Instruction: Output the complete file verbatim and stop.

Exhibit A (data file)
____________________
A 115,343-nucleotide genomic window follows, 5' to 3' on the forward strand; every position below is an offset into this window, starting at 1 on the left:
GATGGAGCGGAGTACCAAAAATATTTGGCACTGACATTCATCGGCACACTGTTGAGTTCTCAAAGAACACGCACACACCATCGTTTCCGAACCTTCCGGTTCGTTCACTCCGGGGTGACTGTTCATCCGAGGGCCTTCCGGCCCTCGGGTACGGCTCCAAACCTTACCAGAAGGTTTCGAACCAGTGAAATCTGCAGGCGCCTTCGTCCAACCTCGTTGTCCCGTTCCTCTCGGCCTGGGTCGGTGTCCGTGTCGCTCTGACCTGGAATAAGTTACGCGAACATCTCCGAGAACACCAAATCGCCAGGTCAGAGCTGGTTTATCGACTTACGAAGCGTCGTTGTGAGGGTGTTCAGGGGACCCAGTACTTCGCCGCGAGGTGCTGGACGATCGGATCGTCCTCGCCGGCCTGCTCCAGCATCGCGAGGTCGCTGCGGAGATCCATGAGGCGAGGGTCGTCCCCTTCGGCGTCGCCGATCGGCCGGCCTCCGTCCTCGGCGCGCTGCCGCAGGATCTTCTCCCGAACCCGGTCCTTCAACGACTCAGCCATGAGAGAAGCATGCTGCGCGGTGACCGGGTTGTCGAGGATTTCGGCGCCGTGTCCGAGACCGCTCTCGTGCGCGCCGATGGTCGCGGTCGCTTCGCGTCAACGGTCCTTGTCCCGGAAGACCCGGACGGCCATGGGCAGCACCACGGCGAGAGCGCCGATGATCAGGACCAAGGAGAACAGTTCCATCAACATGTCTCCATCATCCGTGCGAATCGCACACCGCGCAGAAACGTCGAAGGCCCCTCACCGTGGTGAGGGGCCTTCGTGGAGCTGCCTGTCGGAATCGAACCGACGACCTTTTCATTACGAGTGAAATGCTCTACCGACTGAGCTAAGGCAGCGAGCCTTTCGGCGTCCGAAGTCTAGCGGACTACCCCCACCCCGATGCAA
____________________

A 115,343-nucleotide genomic window follows, 5' to 3' on the forward strand; every position below is an offset into this window, starting at 1 on the left:
GATGGAGCGGAGTACCAAAAATATTTGGCACTGACATTCATCGGCACACTGTTGAGTTCTCAAAGAACACGCACACACCATCGTTTCCGAACCTTCCGGTTCGTTCACTCCGGGGTGACTGTTCATCCGAGGGCCTTCCGGCCCTCGGGTACGGCTCCAAACCTTACCAGAAGGTTTCGAACCAGTGAAATCTGCAGGCGCCTTCGTCCAACCTCGTTGTCCCGTTCCTCTCGGCCTGGGTCGGTGTCCGTGTCGCTCTGACCTGGAATAAGTTACGCGAACATCTCCGAGAACACCAAATCGCCAGGTCAGAGCTGGTTTATCGACTTACGAAGCGTCGTTGTGAGGGTGTTCAGGGGACCCAGTACTTCGCCGCGAGGTGCTGGACGATCGGATCGTCCTCGCCGGCCTGCTCCAGCATCGCGAGGTCGCTGCGGAGATCCATGAGGCGAGGGTCGTCCCCTTCGGCGTCGCCGATCGGCCGGCCTCCGTCCTCGGCGCGCTGCCGCAGGATCTTCTCCCGAACCCGGTCCTTCAACGACTCAGCCATGAGAGAAGCATGCTGCGCGGTGACCGGGTTGTCGAGGATTTCGGCGCCGTGTCCGAGACCGCTCTCGTGCGCGCCGATGGTCGCGGTCGCTTCGCGTCAACGGTCCTTGTCCCGGAAGACCCGGACGGCCATGGGCAGCACCACGGCGAGAGCGCCGATGATCAGGACCAAGGAGAACAGTTCCATCAACATGTCTCCATCATCCGTGCGAATCGCACACCGCGCAGAAACGTCGAAGGCCCCTCACCGTGGTGAGGGGCCTTCGTGGAGCTGCCTGTCGGAATCGAACCGACGACCTTTTCATTACGAGTGAAATGCTCTACCGACTGAGCTAAGGCAGCGAGCCTTTCGGCGTCCGAAGTCTAGCGGACTACCCCCACCCCGATGCAA